SES argues for Spanish DTT monopoly changes

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There has long been a debate in Brussels over access by non-Spanish satellite providers to the digital TV free to air Spanish market, along with complaints about the amount of allegedly preferential State aid that the Spanish national and regional administrations have given to local DTT operators.

The background goes back to before 2010 when Spain switched from analogue to digital transmission, with Cellnex Telecom (formerly Retevisión) and 34 per cent owned by Abertis Infrastructure, responsible for the country-wide DTT distribution, and Hispasat (also currently majority-owned by Abertis) for satellite distribution.

Cellnex/Retevisión was fined €14 million by the Spanish Competition Authority for abuse of its dominant position, but little changed in permitting access to the Spanish market, and the State aid continued via various agreements with Spain’s regional governments.

A law was introduced (Law 7/2009) by the Spanish government for the unserved DTT areas which stated “all TV broadcasters jointly must authorize their signal to at least one satellite operator in that area” and which it is now alleged totally favoured the Cellnex/Hispasat relationship.

SES opened a number of cases in 2009 before the EU Competition Authority (EU/CA, within the Directorate General/DG Comp) which resulted in a 2013 decision declaring illegal and incompatible the state aids provided to DTT by the Spanish government. More than €300 million of State support was identified to have been paid, and – it is alleged – continue to be paid at a rate of at least €60 – €70 million annually for the operation.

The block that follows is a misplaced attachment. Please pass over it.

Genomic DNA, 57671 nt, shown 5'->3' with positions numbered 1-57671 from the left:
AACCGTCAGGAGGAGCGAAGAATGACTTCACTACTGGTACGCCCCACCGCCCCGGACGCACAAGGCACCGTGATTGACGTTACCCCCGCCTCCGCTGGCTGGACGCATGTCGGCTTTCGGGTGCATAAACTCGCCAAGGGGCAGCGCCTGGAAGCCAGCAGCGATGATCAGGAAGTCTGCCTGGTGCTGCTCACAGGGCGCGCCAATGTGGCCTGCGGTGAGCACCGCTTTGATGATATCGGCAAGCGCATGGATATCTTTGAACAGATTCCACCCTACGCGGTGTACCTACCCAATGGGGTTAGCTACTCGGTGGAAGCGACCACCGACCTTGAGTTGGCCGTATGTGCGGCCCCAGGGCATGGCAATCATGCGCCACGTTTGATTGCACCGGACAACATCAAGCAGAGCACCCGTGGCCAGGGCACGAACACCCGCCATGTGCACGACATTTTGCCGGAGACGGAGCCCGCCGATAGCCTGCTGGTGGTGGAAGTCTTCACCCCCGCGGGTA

All the EU/CA decisions were favourable to SES except for one decision that was annulled by the European Court of Justice on formal grounds recently, and where the Commission is expected to reissue this decision shortly.

In the meantime, most Spanish regional governments have largely ignored these rulings, argues SES.  The position today is that despite some 50 different court actions – at regional and national level – the situation in Spain remains mostly unchanged.

SES insiders say the law must be changed to permit competition in the Spanish market because it is simply discriminatory and wholly contrary to EU law. SES points out that certain broadcasters have specifically refused to allow retransmission of their channels as part of a satellite free-to-air project in the Spanish region of Navarra which would use SES satellites, and thus preventing the project to move forward.

Spain must also provide to the EU details as to how they will utilise the upcoming second stage ‘digital dividend’ will be implemented and how the next batches of DTT frequencies will be implemented (by June 2018). SES says their concern is that Spain will continue providing state aid to DTT, and continue to support local infrastructure and ignore competition from non-Spanish satellite operators.


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